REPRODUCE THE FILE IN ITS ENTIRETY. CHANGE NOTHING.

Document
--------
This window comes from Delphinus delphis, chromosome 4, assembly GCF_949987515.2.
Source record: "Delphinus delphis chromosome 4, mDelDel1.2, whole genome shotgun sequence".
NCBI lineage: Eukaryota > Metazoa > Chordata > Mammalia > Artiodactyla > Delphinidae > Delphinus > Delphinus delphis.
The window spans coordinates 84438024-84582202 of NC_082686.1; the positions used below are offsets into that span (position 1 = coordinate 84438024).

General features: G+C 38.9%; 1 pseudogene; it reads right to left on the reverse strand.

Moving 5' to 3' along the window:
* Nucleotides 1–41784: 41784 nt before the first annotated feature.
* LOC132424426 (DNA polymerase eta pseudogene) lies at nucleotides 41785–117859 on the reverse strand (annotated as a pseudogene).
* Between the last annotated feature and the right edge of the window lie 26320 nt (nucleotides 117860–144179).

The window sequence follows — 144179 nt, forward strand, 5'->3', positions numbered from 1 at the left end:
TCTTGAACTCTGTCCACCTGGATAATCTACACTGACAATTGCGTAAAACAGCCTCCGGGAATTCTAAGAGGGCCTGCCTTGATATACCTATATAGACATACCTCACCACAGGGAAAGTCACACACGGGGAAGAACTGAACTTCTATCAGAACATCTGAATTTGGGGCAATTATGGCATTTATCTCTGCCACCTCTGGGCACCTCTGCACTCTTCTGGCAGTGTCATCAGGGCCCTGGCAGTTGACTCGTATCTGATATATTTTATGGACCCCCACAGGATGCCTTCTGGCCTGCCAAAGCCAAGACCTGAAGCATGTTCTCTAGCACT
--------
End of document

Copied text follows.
This window comes from Delphinus delphis, chromosome 4, assembly GCF_949987515.2.
Source record: "Delphinus delphis chromosome 4, mDelDel1.2, whole genome shotgun sequence".
NCBI lineage: Eukaryota > Metazoa > Chordata > Mammalia > Artiodactyla > Delphinidae > Delphinus > Delphinus delphis.
The window spans coordinates 84438024-84582202 of NC_082686.1; the positions used below are offsets into that span (position 1 = coordinate 84438024).

General features: G+C 38.9%; 1 pseudogene; it reads right to left on the reverse strand.

Moving 5' to 3' along the window:
* Nucleotides 1–41784: 41784 nt before the first annotated feature.
* LOC132424426 (DNA polymerase eta pseudogene) lies at nucleotides 41785–117859 on the reverse strand (annotated as a pseudogene).
* Between the last annotated feature and the right edge of the window lie 26320 nt (nucleotides 117860–144179).

The window sequence follows — 144179 nt, forward strand, 5'->3', positions numbered from 1 at the left end:
TCTTGAACTCTGTCCACCTGGATAATCTACACTGACAATTGCGTAAAACAGCCTCCGGGAATTCTAAGAGGGCCTGCCTTGATATACCTATATAGACATACCTCACCACAGGGAAAGTCACACACGGGGAAGAACTGAACTTCTATCAGAACATCTGAATTTGGGGCAATTATGGCATTTATCTCTGCCACCTCTGGGCACCTCTGCACTCTTCTGGCAGTGTCATCAGGGCCCTGGCAGTTGACTCGTATCTGATATATTTTATGGACCCCCACAGGATGCCTTCTGGCCTGCCAAAGCCAAGACCTGAAGCATGTTCTCTAGCACT